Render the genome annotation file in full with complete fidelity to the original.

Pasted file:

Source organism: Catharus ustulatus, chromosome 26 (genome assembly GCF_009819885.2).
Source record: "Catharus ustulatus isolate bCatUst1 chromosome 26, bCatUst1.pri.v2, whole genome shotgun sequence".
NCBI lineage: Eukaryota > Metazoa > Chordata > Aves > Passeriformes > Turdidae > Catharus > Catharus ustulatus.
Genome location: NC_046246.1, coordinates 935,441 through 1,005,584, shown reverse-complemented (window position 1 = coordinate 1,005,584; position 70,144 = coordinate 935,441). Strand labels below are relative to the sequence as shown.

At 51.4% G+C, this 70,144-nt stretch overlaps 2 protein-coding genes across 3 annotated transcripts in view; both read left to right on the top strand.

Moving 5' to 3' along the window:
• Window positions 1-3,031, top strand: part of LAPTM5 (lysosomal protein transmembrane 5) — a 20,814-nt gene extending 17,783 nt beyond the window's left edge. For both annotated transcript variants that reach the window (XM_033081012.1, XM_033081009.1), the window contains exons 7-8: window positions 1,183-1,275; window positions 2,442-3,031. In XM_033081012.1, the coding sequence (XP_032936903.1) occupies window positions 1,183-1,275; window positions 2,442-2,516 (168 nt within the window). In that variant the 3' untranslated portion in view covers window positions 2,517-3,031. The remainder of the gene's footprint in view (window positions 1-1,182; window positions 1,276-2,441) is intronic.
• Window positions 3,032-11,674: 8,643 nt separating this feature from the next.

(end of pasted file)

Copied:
Source organism: Catharus ustulatus, chromosome 26 (genome assembly GCF_009819885.2).
Source record: "Catharus ustulatus isolate bCatUst1 chromosome 26, bCatUst1.pri.v2, whole genome shotgun sequence".
NCBI lineage: Eukaryota > Metazoa > Chordata > Aves > Passeriformes > Turdidae > Catharus > Catharus ustulatus.
Genome location: NC_046246.1, coordinates 935,441 through 1,005,584, shown reverse-complemented (window position 1 = coordinate 1,005,584; position 70,144 = coordinate 935,441). Strand labels below are relative to the sequence as shown.

At 51.4% G+C, this 70,144-nt stretch overlaps 2 protein-coding genes across 3 annotated transcripts in view; both read left to right on the top strand.

Moving 5' to 3' along the window:
• Window positions 1-3,031, top strand: part of LAPTM5 (lysosomal protein transmembrane 5) — a 20,814-nt gene extending 17,783 nt beyond the window's left edge. For both annotated transcript variants that reach the window (XM_033081012.1, XM_033081009.1), the window contains exons 7-8: window positions 1,183-1,275; window positions 2,442-3,031. In XM_033081012.1, the coding sequence (XP_032936903.1) occupies window positions 1,183-1,275; window positions 2,442-2,516 (168 nt within the window). In that variant the 3' untranslated portion in view covers window positions 2,517-3,031. The remainder of the gene's footprint in view (window positions 1-1,182; window positions 1,276-2,441) is intronic.
• Window positions 3,032-11,674: 8,643 nt separating this feature from the next.